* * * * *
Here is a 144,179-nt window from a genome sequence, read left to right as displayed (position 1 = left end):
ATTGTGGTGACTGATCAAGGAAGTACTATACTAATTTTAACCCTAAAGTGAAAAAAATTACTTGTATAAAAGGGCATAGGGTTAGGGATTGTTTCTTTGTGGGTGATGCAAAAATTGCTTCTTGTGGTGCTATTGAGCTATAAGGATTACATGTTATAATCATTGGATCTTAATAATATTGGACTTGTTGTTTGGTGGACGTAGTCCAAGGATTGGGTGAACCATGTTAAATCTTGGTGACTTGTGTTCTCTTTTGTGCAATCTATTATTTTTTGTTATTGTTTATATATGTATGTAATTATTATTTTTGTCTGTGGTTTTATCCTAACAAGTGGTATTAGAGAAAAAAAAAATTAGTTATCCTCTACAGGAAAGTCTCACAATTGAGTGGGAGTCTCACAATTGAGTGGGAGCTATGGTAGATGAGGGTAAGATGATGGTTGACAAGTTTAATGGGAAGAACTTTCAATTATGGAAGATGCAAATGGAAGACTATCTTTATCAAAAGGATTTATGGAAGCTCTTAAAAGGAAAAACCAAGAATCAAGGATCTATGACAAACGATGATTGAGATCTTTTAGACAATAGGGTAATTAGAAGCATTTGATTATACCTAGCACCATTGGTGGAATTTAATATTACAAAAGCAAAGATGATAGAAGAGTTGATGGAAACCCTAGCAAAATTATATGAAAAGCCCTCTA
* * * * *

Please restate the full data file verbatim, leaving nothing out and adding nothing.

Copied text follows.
Here is a 144,179-nt window from a genome sequence, read left to right as displayed (position 1 = left end):
ATTGTGGTGACTGATCAAGGAAGTACTATACTAATTTTAACCCTAAAGTGAAAAAAATTACTTGTATAAAAGGGCATAGGGTTAGGGATTGTTTCTTTGTGGGTGATGCAAAAATTGCTTCTTGTGGTGCTATTGAGCTATAAGGATTACATGTTATAATCATTGGATCTTAATAATATTGGACTTGTTGTTTGGTGGACGTAGTCCAAGGATTGGGTGAACCATGTTAAATCTTGGTGACTTGTGTTCTCTTTTGTGCAATCTATTATTTTTTGTTATTGTTTATATATGTATGTAATTATTATTTTTGTCTGTGGTTTTATCCTAACAAGTGGTATTAGAGAAAAAAAAAATTAGTTATCCTCTACAGGAAAGTCTCACAATTGAGTGGGAGTCTCACAATTGAGTGGGAGCTATGGTAGATGAGGGTAAGATGATGGTTGACAAGTTTAATGGGAAGAACTTTCAATTATGGAAGATGCAAATGGAAGACTATCTTTATCAAAAGGATTTATGGAAGCTCTTAAAAGGAAAAACCAAGAATCAAGGATCTATGACAAACGATGATTGAGATCTTTTAGACAATAGGGTAATTAGAAGCATTTGATTATACCTAGCACCATTGGTGGAATTTAATATTACAAAAGCAAAGATGATAGAAGAGTTGATGGAAACCCTAGCAAAATTATATGAAAAGCCCTCTA